This classic work helps recover the central role of black women in the political history of the Jim Crow era. Glenda Elizabeth Gilmore explores the pivotal and interconnected roles played by gender and race in North Carolina politics from the period immediately preceding the disfranchisement of black men in 1900 to the time black and white women gained the vote in 1920. Gilmore argues that while the ideology of white supremacy reordered Jim Crow society, a generation of educated black women nevertheless crafted an enduring tradition of political activism. In effect, these women served as diplomats to the white community after the disfranchisement of their husbands, brothers, and fathers. Gilmore also reveals how black women's feminism created opportunities to forge political ties with white women, helping to create a foundation for the emergence of southern progressivism. In addition, Gender and Jim Crow illuminates the manipulation of concepts of gender by white supremacists and shows how this rhetoric changed once women, black and white, gained the vote.
About the Author
Glenda Elizabeth Gilmore is the Peter V. & C. Vann Woodward Professor Emerita of History at Yale University.
What People are Saying About This
Gilmore's book is not only carefully researched and executed but also gracefully written. It should be required reading for anyone interested in southern history, political history, or studies of race and gender.Journal of Southwest Georgia History
[Gilmore] uses gender, race, and class to bring to the foreground a variety of dimensions of political participation that are virtually invisible in traditional renderings, and she presents a view of Southern history that is remarkable. . . . [Gender and Jim Crow] brings new meaning and insight to a long-standing account of politics. It sets a different pace from a regional perspectiveand, by extensionfrom a national perspective as well, of who we are now and, indeed, who we were then.The Historian
A powerful and eloquent book, one that will alter our understanding of a pivotal era in the history of the American South.Edward L. Ayers, University of Virginia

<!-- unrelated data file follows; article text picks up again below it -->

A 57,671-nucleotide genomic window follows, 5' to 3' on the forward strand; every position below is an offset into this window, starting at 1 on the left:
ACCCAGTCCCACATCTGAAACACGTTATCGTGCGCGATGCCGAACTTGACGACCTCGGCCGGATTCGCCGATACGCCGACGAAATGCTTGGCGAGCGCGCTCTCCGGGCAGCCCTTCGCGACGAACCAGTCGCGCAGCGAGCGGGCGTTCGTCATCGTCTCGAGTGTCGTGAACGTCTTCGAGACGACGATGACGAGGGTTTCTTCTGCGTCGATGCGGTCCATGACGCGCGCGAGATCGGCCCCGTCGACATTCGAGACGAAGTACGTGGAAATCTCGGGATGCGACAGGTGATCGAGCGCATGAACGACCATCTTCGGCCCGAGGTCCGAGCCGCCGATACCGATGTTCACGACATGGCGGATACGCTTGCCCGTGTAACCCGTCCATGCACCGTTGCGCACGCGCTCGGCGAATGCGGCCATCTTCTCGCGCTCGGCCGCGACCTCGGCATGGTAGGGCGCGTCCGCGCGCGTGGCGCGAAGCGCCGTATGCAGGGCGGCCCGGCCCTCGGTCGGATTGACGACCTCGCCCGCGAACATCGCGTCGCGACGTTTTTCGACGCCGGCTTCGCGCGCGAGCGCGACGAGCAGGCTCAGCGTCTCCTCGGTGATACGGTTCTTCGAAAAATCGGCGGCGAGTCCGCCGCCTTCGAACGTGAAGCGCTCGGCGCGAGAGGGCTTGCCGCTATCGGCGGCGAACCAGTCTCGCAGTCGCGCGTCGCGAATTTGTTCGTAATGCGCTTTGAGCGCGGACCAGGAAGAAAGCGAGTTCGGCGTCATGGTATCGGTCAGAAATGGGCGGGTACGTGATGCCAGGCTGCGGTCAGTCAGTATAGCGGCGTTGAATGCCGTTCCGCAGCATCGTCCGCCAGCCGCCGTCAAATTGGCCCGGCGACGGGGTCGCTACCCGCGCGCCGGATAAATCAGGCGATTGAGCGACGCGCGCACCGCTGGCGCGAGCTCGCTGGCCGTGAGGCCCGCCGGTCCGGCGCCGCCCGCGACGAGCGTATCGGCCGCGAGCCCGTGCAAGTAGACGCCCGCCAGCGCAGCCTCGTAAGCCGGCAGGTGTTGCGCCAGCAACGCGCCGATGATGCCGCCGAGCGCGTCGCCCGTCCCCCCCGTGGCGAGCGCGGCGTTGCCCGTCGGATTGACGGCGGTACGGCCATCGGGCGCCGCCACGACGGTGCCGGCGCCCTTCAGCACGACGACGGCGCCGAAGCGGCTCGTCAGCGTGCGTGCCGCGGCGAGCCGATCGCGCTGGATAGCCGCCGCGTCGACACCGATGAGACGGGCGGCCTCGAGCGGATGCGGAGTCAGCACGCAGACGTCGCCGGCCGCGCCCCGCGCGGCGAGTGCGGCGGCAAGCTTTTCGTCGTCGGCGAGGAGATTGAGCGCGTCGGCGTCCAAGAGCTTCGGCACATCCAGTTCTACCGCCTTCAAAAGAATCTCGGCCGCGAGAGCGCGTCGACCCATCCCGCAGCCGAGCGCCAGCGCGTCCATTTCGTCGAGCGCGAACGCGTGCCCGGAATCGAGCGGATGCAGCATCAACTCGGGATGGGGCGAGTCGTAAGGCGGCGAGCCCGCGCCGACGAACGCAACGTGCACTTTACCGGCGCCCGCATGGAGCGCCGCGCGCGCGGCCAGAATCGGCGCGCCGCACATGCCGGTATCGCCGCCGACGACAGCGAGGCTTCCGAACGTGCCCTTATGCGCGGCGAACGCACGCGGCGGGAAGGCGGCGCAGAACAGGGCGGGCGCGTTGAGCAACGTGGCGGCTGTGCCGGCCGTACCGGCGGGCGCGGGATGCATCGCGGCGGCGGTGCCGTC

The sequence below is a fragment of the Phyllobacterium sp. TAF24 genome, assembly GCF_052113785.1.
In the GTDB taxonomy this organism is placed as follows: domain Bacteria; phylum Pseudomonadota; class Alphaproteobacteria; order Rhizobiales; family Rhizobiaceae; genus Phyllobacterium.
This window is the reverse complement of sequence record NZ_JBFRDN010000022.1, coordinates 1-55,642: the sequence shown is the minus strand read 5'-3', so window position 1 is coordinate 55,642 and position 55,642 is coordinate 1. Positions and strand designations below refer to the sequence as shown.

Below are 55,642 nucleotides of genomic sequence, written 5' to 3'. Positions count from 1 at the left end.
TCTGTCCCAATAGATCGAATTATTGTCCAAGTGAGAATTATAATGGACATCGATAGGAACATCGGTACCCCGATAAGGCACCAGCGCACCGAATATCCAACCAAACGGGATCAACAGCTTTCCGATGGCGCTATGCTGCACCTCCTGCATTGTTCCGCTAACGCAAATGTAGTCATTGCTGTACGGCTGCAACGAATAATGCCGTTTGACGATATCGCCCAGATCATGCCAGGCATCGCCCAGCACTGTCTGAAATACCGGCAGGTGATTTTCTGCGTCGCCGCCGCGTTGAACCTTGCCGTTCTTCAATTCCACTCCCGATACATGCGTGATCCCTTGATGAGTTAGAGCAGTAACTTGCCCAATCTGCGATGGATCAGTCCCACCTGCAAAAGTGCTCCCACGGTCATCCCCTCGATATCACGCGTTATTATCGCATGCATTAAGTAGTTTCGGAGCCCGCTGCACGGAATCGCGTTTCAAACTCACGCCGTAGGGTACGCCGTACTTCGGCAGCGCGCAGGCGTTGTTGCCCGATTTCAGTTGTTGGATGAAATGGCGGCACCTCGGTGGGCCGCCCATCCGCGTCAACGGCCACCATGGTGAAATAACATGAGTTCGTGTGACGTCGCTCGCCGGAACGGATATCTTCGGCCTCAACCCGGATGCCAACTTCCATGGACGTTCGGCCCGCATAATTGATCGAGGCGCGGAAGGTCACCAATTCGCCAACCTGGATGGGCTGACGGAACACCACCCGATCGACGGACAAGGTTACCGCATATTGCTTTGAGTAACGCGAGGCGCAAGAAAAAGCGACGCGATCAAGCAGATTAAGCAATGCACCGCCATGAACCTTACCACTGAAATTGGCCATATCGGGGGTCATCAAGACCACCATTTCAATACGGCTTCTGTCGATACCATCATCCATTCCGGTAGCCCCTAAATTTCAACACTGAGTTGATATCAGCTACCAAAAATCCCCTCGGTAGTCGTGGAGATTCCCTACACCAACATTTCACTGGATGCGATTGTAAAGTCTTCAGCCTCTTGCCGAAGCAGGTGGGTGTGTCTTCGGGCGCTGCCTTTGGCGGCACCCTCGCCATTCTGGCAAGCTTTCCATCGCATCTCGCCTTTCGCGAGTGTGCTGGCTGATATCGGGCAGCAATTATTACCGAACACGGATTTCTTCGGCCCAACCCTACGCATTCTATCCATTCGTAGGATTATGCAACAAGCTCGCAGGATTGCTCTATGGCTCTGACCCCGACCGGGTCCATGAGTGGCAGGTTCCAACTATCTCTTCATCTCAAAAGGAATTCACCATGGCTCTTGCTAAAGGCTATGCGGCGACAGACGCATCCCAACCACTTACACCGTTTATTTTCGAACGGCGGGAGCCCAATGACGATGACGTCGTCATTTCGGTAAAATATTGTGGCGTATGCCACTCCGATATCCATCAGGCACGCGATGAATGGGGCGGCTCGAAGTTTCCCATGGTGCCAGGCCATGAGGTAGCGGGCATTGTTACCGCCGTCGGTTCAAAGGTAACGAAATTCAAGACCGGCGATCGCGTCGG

In this stunning reclamation of some largely bypassed aspects of Southern history, Glenda Elizabeth Gilmore casts a vivid light on the nexus of race, gender and power in North Carolina from the late 19th century through the passage of the Nineteenth Amendment (which gave women the vote) in 1920. Gilmore's finely crafted, engrossing book puts women at the center of its inquiry.Washington Post Book World
An exquisitely written and conceived book about turn-of-the-century North Carolina.New Republic
A sophisticated analysis of race relations in the New South that places gender at the center stage and handles class with a deft touch. . . . Elegantly written, carefully argued, and well researched, this book is a model for future work in the field.North Carolina Historical Review
Gender and Jim Crow demands that attention be paid to the pivotal role of middle-class African American women in the making of southern politics.Elsa Barkley Brown, University of Michigan
A wonderful analysis of the roles of race, class, and gender in Southern politics prior to the 1900s, but also includes African American disenfranchisement and the woman suffrage movement in the late nineteenth and early twentieth centuries. . . . Gilmore skillfully infuses the important roles both African-American and white women played.Journal of Women's History
Glenda Elizabeth Gilmore sets out in this book to reinterpret turn-of-the-century southern politics from the perspective of middle-class black women activists. She succeeds brilliantly. The book not only reclaims the long-buried stories of a group of richly compelling characters; it also redefines what should count as 'politics' in southern history and suggests a research agenda that could engage a generation of students.American Historical Review
Gender and Jim Crow is nothing short of a masterpiece of southern history. Rarely has political history been hewn so artfully from the timbers of ordinary lives. . . . Every Tar Heel should be proud that one of our own daughters wrote this eloquent and important book.Raleigh News & Observer